UK policy framework for health and social care research
The Health Research Authority (HRA) and the UK Health Departments1 are committed to an environment where:
- patiients, service users and the public3are given, and take, the opportunity to participate in health and social care research and to get involved in its design, management, conduct and dissemination, and are confident about doing so;
- safer, more efficient or more effective treatments, care and other services are developed and tested through ethical and scientifically sound research for the benefit of patients, service users and the public;
- applying to do research is simple and getting a decision is quick, with predictable timelines;
- researchers find it straightforward to do high-quality, ethical research;
- commissioners and providers of health and social care appreciate how health and social care research benefits patients, service users, staff and the public, and make their resources available for research;
- industry sees the UK as a great place to do health and social care research, and increases its investment for the benefit of patients and service users;
- money from charities and other research funders goes into carrying out research, not into navigating needless bureaucracy or duplicating previous work; and
- research projects get registered, the data and tissue they collect can be made available for future analysis, with adequate consent and privacy safeguards, and research findings4 get published and summarised for those who took part in them.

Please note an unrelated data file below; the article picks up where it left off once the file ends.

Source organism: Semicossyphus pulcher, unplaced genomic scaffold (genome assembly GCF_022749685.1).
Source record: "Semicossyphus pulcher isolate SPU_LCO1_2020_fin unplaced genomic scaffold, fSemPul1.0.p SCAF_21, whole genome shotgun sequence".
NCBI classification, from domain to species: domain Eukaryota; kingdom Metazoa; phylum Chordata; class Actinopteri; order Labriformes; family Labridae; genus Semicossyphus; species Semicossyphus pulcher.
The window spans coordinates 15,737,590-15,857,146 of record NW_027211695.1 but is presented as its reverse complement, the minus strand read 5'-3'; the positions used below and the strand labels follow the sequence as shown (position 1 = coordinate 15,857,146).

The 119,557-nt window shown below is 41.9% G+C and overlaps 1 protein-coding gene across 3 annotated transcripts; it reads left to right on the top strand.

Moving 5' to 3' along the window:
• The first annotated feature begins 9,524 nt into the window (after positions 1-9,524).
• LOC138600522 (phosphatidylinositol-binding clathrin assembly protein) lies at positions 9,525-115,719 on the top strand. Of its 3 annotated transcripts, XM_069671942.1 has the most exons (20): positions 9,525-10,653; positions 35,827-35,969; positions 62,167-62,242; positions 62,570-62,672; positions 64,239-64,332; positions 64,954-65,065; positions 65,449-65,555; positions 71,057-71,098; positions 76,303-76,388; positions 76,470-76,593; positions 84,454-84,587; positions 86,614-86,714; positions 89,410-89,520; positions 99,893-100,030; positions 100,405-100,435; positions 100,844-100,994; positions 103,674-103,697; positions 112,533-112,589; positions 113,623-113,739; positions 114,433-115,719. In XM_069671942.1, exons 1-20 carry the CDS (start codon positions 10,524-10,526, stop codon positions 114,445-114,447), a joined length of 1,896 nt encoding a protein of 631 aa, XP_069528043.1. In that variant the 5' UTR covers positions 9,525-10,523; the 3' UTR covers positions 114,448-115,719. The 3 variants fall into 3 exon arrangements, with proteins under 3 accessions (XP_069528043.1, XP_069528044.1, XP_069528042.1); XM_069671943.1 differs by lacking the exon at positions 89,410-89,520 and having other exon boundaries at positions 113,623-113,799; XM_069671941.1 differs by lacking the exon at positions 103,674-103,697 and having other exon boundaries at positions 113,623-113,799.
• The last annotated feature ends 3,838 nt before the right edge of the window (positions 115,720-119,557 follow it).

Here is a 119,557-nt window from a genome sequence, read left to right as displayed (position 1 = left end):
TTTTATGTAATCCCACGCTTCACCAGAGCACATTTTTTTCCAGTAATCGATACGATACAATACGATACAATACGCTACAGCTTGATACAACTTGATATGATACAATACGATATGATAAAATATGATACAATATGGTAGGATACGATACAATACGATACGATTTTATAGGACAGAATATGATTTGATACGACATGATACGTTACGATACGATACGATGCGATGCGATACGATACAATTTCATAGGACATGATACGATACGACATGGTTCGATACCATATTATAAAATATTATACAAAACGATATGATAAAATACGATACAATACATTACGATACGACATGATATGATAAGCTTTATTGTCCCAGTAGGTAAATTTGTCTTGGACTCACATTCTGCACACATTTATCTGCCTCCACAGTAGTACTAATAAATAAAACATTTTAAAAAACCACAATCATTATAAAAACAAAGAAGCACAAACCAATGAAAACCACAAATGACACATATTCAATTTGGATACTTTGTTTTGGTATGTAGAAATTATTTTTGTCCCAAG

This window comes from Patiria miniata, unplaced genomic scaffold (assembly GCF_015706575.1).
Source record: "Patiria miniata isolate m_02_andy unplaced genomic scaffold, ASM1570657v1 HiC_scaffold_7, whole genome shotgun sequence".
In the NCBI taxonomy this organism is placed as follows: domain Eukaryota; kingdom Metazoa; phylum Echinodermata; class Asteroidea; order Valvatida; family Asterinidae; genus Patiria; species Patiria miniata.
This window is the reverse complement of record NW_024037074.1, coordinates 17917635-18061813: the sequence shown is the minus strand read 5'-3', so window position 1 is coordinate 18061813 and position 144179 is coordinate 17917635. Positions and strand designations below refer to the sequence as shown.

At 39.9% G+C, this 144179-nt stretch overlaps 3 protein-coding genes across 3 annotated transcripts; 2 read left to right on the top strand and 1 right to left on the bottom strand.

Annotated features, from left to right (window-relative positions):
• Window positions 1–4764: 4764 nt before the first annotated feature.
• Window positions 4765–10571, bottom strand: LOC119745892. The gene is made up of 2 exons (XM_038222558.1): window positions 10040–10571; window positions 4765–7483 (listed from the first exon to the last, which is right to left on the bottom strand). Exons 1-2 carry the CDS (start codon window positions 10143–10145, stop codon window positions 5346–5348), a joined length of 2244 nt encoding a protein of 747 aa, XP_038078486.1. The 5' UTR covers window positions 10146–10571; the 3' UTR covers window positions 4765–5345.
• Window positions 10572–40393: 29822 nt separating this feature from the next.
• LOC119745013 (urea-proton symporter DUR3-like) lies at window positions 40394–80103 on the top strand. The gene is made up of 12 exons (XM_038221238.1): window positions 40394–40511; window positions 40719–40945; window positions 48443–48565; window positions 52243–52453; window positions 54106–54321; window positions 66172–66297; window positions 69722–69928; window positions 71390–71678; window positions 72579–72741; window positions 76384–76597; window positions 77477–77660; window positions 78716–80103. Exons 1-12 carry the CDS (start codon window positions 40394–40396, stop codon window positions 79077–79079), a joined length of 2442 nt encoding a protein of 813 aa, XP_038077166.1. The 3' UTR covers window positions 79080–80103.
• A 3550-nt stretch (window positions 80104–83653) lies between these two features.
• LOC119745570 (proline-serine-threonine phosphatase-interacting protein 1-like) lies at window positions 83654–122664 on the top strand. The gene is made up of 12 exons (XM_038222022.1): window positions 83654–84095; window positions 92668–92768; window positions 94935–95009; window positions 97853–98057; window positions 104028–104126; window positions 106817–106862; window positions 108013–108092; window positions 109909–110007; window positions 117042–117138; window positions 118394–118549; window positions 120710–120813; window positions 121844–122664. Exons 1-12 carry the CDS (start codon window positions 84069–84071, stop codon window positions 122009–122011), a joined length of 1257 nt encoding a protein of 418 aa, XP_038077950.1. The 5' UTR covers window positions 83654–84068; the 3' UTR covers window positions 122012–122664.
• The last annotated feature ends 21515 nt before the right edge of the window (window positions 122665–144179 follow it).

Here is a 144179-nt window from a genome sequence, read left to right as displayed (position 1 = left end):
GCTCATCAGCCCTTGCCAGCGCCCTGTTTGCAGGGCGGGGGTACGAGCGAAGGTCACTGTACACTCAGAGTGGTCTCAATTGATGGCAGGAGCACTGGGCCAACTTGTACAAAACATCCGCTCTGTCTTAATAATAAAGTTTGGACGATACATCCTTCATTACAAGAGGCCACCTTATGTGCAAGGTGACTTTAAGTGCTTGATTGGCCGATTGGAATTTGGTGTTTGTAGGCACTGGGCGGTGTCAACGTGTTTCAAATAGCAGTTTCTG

Research is a core function of health and social care. It is essential for our health and well-being and for the care we receive. Research should improve the evidence base, reduce uncertainties and lead to improvements in care. Evidence5,6,7 suggests the quality of current care may be higher in organisations that take part in research, adopt a learning culture and implement research findings. Improved care can give people a better quality of life and the country benefits from more money and jobs if the UK environment for research attracts international research funders to invest and carry out their research here. Research develops the skills of staff in our universities, businesses and health and social care. It also involves patients, service users and the public in the pursuit of knowledge that may benefit them and others, not only by their participation in research but also by their involvement in setting research priorities, in the design, management, conduct and dissemination of research, in public engagement about research, as members of research approval bodies such as research ethics committees or in funding research through taxes and charitable donations.